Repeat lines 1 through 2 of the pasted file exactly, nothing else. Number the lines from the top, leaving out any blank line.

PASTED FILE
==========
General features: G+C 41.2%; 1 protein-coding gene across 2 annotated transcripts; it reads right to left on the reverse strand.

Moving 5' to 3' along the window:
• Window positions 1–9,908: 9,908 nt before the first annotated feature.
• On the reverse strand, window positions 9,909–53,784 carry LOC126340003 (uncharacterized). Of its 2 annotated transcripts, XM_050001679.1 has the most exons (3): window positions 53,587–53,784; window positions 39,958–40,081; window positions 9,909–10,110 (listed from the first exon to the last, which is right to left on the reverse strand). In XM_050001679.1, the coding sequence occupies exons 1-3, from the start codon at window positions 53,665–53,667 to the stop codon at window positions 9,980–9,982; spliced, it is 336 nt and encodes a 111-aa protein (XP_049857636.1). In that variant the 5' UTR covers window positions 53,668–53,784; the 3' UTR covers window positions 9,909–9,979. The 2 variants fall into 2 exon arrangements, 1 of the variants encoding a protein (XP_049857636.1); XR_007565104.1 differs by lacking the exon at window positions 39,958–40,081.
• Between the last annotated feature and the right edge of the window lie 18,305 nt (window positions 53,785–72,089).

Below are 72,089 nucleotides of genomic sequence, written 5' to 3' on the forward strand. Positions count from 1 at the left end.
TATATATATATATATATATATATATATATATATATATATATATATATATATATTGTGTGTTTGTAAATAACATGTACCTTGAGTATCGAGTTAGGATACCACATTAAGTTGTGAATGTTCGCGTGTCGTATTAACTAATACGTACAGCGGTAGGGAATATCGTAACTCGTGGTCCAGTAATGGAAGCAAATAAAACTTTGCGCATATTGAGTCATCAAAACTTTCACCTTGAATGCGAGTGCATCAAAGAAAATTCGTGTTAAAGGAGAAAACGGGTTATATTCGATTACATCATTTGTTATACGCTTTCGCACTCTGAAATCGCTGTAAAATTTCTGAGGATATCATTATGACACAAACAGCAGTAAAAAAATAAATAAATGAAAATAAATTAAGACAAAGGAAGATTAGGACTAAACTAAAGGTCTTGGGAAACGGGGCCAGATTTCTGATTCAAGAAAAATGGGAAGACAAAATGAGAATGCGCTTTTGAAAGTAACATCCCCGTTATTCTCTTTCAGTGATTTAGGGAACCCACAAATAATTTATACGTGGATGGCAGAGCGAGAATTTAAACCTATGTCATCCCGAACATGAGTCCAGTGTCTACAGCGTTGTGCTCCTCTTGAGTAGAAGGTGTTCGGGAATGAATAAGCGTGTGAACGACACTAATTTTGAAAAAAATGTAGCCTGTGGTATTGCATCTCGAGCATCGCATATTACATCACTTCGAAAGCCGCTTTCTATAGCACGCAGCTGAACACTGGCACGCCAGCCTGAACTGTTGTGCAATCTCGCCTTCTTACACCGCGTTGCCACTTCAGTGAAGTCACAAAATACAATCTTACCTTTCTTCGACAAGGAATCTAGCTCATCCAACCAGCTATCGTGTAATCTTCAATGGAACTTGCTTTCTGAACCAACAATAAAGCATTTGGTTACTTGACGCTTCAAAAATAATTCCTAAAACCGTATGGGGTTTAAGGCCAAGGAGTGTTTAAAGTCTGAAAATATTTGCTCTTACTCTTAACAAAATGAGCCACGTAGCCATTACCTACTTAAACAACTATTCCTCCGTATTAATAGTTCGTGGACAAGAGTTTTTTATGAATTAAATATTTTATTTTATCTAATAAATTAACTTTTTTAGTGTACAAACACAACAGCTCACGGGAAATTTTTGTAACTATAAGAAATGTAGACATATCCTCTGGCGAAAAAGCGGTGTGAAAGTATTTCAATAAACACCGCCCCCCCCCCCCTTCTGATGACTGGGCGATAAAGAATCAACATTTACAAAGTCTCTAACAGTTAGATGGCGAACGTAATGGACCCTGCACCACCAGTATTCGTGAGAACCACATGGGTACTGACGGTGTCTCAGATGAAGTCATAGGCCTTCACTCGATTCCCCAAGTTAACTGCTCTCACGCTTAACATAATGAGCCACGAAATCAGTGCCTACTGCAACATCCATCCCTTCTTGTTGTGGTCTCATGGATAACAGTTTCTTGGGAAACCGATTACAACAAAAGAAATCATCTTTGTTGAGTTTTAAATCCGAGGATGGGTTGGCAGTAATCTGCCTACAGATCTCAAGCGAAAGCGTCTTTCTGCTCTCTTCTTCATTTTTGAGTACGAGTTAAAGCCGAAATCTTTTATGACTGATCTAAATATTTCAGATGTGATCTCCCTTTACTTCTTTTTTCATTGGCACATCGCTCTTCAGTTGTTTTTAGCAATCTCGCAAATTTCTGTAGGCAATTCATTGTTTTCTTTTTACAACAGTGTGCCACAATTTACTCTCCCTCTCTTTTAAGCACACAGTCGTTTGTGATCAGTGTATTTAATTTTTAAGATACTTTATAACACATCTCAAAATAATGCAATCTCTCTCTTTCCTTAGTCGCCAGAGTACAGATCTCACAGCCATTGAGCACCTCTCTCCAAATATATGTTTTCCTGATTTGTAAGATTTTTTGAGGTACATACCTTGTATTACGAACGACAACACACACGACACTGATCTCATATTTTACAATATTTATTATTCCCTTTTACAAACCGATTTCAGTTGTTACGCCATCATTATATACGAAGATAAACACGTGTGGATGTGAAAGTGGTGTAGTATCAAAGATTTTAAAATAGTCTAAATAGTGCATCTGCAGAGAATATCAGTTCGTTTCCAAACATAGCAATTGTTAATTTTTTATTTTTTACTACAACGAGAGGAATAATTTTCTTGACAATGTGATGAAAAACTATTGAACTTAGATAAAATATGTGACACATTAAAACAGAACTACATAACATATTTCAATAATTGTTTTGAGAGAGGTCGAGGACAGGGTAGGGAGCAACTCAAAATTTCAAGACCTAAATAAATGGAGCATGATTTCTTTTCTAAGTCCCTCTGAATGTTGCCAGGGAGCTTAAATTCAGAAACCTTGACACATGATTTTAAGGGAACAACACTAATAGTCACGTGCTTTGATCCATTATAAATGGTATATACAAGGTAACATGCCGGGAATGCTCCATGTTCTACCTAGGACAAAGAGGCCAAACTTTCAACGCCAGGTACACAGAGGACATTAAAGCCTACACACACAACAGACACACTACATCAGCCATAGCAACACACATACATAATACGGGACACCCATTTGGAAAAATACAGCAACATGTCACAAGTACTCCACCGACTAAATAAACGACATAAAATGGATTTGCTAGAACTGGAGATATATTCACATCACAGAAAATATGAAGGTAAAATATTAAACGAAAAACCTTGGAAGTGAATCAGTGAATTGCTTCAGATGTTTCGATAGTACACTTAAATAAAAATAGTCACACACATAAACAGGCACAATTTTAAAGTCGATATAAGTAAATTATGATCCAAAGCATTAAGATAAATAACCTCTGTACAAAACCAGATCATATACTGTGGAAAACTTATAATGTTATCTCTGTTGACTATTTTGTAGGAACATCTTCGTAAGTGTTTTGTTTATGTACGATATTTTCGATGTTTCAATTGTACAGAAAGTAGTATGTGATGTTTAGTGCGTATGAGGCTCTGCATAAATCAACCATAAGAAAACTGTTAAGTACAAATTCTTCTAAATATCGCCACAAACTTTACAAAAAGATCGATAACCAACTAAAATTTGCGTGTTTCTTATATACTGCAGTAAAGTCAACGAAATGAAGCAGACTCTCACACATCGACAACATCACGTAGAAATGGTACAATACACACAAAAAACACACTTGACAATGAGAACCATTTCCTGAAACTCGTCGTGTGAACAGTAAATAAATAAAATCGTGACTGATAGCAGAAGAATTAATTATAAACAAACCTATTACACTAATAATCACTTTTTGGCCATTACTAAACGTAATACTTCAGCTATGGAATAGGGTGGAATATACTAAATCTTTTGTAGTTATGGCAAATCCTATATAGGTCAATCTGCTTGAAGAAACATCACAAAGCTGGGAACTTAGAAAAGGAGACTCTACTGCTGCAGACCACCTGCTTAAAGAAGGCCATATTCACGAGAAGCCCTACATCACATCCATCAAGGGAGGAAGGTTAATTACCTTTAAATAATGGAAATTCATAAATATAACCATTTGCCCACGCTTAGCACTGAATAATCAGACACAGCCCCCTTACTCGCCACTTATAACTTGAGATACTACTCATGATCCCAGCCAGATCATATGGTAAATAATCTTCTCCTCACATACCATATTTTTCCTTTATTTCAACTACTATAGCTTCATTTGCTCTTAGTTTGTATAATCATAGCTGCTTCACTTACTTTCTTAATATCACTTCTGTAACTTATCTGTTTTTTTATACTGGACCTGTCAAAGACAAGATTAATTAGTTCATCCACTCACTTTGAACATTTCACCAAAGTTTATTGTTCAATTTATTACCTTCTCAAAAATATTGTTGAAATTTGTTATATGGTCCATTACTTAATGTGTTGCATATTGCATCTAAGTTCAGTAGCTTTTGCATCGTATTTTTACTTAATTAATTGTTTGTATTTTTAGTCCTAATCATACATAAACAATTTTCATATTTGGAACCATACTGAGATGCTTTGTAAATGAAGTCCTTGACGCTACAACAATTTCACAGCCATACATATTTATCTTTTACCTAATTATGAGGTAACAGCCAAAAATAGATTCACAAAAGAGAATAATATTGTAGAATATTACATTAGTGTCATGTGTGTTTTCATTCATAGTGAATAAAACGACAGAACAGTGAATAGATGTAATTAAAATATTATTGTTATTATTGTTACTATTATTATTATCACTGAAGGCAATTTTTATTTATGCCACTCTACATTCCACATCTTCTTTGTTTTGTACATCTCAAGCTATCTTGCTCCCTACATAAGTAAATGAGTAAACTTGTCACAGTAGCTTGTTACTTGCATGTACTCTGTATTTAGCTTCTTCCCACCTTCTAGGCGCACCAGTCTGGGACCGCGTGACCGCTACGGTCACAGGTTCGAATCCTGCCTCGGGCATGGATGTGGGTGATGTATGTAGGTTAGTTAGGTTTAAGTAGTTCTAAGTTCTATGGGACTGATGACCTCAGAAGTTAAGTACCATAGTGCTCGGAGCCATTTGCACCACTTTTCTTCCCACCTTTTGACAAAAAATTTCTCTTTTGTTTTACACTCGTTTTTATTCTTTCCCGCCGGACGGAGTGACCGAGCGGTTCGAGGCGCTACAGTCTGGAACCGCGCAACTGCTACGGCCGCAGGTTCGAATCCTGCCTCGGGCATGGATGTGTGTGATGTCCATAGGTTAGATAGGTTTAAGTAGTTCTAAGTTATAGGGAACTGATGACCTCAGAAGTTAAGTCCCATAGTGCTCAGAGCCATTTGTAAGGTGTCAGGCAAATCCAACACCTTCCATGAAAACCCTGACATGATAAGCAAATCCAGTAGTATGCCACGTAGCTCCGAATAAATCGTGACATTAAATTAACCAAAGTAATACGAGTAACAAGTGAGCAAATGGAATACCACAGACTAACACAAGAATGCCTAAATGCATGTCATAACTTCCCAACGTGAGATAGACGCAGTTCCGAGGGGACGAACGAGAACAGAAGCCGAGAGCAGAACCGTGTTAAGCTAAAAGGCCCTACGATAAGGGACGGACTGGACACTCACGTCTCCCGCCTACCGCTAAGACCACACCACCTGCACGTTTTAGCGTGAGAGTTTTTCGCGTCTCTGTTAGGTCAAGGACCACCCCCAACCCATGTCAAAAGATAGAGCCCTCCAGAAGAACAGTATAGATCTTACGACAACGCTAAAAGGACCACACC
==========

General features: G+C 41.2%; 1 protein-coding gene across 2 annotated transcripts; it reads right to left on the reverse strand.

Moving 5' to 3' along the window: